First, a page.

My Big Road Trip, Part 3

So I realized I haven't written the rest of my big road trip that I took this summer - driving from DC to San Francisco. I've written the first and second entries so far, and now we're going from Omaha to the Badlands and Mt. Rushmore in South Dakota.

Leaving Omaha pretty early, we continued to see tons of signs for something called Wall Drug. We'd seen them in Missouri (I think) but as we went west, they get more frequent. They're all pretty weird, some say "Free Ice Water!" some say "as seen in USA Today" or some other random newspaper, some say "There's a sign for it in Kenya", and on and on and on. I've never seen so many signs for anything in my life. About lunch time we decided to stop in Mitchell, SD.

Wall Drug Ice Water
Originally uploaded by tiffibunny.
We were trying to avoid chain food on the trip, and we found this little wood building with a gravel parking lot in the town, maybe the size of two vans, that sold burgers and shakes and the like. The place seemed like a real local place, folks were coming in and talking about local news and stuff. And for some reason, there was a signed photo of the stars of Two Guys, A Girl and a Pizza Place on the wall that said something like "thanks for the great food." I have no idea what they were all doing up in a little town in South Dakota, but that was pretty funny. The peanut butter milkshake was tasty, I wish I remembered the name of the place.

The Corn Palace!
Originally uploaded by bp1101.
The other main highlight of Mitchell is the Corn Palace, a pretty wild building - this big auditorium which is decorated in murals made only of different kinds of dried corn. The corn isn't dyed or anything, it's all brown and yellow, and they usually change the design every year. However, because of a big drought, they hadn't changed the mural in awhile. It was still pretty interesting, however. A nice tourist trap.

As we drove west, it gradually got drier and less green. However, the radio stations stayed basically the same - we heard the exact same songs from state to state, and not just hit songs - random album cuts by 70s bands, hits from the early 90s we'd never heard, over and over, and so on. It just showed how much the radio monopolies make everything the same, there was zero variety, whether on classic rock stations or on top 40 type stuff.

Eventually we got to the turnoff for the Badlands. I wasn't really sure what to expect, other than some inhospitable land. The landscape was unlike nothing I'd seen - these striated dirt cliffs with different colored stripes, layered on top of each other. All the formations were caused by erosion, the area used to be the bottom of a sea. It went on and on, completely dry and without much foliage. That played tricks on the eyes - it was extremely difficult to tell if something was 20 feet away or a few miles, like this photo. These cliffs are only about 50 feet tall. And I'd see people out on ridges that looked miles away, but they were clearly much closer. It was strange and hard to describe. It made for some great photos, and I wish I hadn't lost my camera (more on that in the San Francisco post to come - a cliffhanger!).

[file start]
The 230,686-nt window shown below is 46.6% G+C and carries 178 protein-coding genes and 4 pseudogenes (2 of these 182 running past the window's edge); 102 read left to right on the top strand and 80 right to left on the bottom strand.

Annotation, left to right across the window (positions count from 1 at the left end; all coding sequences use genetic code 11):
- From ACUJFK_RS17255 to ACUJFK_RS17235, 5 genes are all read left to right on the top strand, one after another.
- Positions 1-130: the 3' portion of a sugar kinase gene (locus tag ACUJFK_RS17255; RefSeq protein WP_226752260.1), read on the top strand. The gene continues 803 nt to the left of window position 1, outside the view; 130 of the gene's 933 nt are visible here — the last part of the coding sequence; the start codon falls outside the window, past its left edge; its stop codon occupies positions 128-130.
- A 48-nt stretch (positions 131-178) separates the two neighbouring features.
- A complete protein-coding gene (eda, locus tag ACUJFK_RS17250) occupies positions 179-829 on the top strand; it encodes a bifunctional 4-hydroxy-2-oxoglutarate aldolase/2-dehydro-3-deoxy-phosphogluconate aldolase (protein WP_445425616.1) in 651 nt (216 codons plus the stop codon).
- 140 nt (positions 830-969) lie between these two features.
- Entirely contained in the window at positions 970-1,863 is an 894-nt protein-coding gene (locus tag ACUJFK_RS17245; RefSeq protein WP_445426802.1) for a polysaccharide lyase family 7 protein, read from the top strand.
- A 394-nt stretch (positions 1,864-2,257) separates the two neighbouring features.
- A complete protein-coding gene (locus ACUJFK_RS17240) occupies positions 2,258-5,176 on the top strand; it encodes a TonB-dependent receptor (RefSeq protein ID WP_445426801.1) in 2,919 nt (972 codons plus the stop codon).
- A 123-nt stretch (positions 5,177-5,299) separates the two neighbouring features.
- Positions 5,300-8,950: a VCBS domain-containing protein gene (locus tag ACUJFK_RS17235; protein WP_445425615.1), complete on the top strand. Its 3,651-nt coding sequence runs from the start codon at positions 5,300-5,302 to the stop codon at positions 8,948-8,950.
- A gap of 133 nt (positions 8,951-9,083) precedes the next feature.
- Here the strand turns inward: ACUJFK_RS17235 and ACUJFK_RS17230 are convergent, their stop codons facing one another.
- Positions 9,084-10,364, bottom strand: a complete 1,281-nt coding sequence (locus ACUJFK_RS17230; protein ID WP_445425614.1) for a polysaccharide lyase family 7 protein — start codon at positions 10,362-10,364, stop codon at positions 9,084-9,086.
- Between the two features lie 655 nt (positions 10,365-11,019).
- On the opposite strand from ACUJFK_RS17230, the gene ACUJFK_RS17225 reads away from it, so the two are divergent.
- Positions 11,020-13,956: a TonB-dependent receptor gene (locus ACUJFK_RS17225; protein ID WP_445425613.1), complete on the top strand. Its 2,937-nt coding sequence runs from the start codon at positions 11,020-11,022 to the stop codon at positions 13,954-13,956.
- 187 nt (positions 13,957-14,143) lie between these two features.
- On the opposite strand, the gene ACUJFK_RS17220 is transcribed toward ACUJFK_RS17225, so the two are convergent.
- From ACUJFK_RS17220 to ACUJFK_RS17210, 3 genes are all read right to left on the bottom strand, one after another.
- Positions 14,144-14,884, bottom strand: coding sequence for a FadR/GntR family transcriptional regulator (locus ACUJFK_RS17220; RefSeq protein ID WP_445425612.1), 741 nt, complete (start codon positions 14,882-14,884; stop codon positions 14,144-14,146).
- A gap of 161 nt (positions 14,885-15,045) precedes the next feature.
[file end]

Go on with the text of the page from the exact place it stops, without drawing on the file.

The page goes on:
Badlands Nationalpark
Originally uploaded by Dracs.
You start out on top of a plateau, and there are some nice hikes, we went around the spires and saw a rattlesnake. It smelled really nice too, like pine and wildflowers. We then drove down into the valley, where the park gift shop is, and I got my stamp for my National Parks book. The drive out of the park was equally grand - different colored cliffs, more spires, twisty roads that open up to crazy vistas of layered sand. The only radio station we could pick up was a Native American station (maybe this one) playing chants and drumming, which was really neat and added to the atmosphere.

After leaving the Badlands we came into Wall, SD, which is maybe 45 minutes from the park. Liz and I finally convinced Adam to go to Wall Drug - it was like the dad saying "ok, kids." He gave us ten minutes. I was thinking the place was just going to be a kiosk that sold bumper stickers, a big practical joke on all the tourists, but it's actually an enormous, ridiculous place. There are tons of different rooms - one with western leather stuff, one with just coffee mugs, and so on.

Wall Drug!
Originally uploaded by mexican 2000.
We missed the giant animals, the huge cafe, and some other stuff. This one gives the idea though, the place is really enormous - an entire city block. The bumper stickers were free, which is cool, but we never did get to the famous free ice water or 5 cent coffee. According to the corny history of the place that was the big selling point when they built it back in the day. Everybody who worked there was young, European, and friendly. It was kinda funny thinking of a bunch of European kids partying in a small town in South Dakota. I guess they came here to work and such, which is pretty neat. I'd do that.

On from here we went to Mt. Rushmore and Custer State Park, which included buffalo surrounding the car. But you'll have to tune into the next episode for that one.

1 comment:

emma discovery said...

i did this drive (well, ride) when i was in middle school - i loved the badlands and your descriptions really take me back. we also went to wall drug - i played a one-armed bandit and got a coin with a dinosaur on it.

keep writing these. they're really good.